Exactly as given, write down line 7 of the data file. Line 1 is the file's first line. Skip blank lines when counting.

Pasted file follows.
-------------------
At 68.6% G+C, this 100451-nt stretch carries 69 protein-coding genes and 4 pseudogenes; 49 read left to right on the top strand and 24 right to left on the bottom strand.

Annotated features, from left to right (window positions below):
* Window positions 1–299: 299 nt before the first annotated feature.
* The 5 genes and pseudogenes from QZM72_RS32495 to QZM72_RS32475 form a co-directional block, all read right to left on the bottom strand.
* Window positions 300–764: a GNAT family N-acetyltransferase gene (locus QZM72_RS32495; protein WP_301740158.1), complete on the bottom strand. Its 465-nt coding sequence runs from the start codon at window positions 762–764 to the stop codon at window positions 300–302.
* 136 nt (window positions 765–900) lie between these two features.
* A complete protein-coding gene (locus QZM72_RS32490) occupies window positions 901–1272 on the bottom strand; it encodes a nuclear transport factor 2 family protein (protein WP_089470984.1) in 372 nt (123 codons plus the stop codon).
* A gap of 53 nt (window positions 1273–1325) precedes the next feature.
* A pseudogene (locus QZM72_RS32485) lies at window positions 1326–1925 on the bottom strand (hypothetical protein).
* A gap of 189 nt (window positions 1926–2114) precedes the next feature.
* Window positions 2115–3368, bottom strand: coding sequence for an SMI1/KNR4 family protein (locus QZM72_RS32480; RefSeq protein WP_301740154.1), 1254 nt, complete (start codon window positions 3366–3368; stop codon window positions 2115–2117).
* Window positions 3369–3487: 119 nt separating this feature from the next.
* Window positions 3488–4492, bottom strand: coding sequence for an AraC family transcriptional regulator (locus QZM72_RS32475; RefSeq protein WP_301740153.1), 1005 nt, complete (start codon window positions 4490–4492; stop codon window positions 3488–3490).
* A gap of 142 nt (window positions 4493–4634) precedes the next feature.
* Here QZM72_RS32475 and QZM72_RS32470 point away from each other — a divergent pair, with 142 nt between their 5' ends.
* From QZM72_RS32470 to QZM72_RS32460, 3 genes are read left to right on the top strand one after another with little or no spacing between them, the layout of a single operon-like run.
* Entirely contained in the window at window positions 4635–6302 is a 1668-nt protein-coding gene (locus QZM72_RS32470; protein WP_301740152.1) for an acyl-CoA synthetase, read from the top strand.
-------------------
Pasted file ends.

* A complete protein-coding gene (locus QZM72_RS32490) occupies window positions 901–1272 on the bottom strand; it encodes a nuclear transport factor 2 family protein (protein WP_089470984.1) in 372 nt (123 codons plus the stop codon).